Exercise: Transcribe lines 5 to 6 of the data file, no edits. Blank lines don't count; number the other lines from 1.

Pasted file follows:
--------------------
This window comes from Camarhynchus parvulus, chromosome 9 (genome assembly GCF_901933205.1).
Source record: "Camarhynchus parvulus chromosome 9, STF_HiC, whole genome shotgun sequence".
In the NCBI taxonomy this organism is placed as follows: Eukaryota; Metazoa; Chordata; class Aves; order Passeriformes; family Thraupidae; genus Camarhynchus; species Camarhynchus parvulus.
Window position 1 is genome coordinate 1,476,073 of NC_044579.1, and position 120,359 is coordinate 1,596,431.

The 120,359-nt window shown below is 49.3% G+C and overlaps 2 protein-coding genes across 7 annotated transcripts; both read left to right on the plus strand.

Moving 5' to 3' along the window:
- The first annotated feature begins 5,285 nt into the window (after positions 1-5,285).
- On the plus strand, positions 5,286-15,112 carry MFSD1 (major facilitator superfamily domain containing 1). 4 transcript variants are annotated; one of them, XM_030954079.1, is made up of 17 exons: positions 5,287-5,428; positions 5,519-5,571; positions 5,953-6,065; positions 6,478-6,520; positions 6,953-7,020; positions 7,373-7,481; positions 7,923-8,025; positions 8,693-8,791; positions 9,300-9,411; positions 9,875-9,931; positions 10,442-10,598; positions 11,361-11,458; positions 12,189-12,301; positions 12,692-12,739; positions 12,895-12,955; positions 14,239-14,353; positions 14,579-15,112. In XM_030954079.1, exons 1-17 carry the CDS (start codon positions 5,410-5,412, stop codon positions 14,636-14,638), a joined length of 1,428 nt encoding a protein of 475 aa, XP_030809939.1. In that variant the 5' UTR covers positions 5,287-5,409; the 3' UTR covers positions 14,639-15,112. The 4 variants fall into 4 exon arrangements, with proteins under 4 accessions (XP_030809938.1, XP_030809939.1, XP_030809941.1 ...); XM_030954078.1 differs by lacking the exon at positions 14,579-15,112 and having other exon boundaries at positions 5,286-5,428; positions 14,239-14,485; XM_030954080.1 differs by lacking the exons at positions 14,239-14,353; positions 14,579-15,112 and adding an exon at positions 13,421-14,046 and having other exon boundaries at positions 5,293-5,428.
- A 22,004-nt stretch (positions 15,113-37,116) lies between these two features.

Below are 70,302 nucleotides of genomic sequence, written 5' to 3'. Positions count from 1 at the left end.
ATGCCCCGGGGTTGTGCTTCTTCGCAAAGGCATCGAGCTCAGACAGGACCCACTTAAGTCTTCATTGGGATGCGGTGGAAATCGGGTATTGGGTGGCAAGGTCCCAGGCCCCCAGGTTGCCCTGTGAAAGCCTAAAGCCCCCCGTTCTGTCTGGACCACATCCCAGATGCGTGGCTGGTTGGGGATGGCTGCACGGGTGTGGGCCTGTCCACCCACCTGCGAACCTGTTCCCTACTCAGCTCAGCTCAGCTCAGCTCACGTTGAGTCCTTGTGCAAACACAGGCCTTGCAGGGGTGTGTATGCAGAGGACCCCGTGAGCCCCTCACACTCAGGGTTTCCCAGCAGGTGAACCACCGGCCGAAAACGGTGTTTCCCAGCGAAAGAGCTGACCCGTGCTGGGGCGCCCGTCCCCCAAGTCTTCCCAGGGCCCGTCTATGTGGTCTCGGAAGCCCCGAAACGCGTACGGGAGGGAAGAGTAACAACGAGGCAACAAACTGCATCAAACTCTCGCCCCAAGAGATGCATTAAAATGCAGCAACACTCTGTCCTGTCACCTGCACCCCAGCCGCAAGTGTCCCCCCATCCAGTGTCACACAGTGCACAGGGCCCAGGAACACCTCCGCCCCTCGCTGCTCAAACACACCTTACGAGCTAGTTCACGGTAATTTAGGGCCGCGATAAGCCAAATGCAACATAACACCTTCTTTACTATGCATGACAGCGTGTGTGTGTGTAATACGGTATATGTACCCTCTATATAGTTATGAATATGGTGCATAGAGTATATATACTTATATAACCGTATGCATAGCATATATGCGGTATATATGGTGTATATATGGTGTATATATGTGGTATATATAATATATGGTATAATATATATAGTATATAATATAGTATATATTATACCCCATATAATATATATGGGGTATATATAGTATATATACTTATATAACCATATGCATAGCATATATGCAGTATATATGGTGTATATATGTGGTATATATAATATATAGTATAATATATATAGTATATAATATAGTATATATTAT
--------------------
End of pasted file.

The 120,359-nt window shown below is 49.3% G+C and overlaps 2 protein-coding genes across 7 annotated transcripts; both read left to right on the plus strand.

Moving 5' to 3' along the window: